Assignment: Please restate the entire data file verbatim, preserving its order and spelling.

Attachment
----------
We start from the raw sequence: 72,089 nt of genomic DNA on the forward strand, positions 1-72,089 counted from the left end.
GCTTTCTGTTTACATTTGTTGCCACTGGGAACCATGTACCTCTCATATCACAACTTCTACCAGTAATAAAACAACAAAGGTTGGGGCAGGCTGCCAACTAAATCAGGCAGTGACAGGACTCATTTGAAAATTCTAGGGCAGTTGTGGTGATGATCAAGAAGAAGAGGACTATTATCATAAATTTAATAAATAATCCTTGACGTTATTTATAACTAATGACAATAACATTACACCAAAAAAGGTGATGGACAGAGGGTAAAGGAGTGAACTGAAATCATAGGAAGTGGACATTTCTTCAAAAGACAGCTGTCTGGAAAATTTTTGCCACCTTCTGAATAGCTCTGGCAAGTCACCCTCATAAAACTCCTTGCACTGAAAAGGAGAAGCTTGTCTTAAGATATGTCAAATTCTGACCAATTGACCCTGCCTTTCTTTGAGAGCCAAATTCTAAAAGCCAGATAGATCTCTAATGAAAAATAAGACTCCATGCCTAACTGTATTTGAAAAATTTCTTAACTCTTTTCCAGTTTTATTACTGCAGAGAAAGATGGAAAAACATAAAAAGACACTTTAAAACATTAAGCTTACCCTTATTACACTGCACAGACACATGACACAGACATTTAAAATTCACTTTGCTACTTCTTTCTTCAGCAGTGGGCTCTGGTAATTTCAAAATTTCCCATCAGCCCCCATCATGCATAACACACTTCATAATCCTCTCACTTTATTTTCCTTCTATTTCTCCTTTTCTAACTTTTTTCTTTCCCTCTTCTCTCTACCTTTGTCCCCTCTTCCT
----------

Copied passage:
We start from the raw sequence: 72,089 nt of genomic DNA on the forward strand, positions 1-72,089 counted from the left end.
GCTTTCTGTTTACATTTGTTGCCACTGGGAACCATGTACCTCTCATATCACAACTTCTACCAGTAATAAAACAACAAAGGTTGGGGCAGGCTGCCAACTAAATCAGGCAGTGACAGGACTCATTTGAAAATTCTAGGGCAGTTGTGGTGATGATCAAGAAGAAGAGGACTATTATCATAAATTTAATAAATAATCCTTGACGTTATTTATAACTAATGACAATAACATTACACCAAAAAAGGTGATGGACAGAGGGTAAAGGAGTGAACTGAAATCATAGGAAGTGGACATTTCTTCAAAAGACAGCTGTCTGGAAAATTTTTGCCACCTTCTGAATAGCTCTGGCAAGTCACCCTCATAAAACTCCTTGCACTGAAAAGGAGAAGCTTGTCTTAAGATATGTCAAATTCTGACCAATTGACCCTGCCTTTCTTTGAGAGCCAAATTCTAAAAGCCAGATAGATCTCTAATGAAAAATAAGACTCCATGCCTAACTGTATTTGAAAAATTTCTTAACTCTTTTCCAGTTTTATTACTGCAGAGAAAGATGGAAAAACATAAAAAGACACTTTAAAACATTAAGCTTACCCTTATTACACTGCACAGACACATGACACAGACATTTAAAATTCACTTTGCTACTTCTTTCTTCAGCAGTGGGCTCTGGTAATTTCAAAATTTCCCATCAGCCCCCATCATGCATAACACACTTCATAATCCTCTCACTTTATTTTCCTTCTATTTCTCCTTTTCTAACTTTTTTCTTTCCCTCTTCTCTCTACCTTTGTCCCCTCTTCCT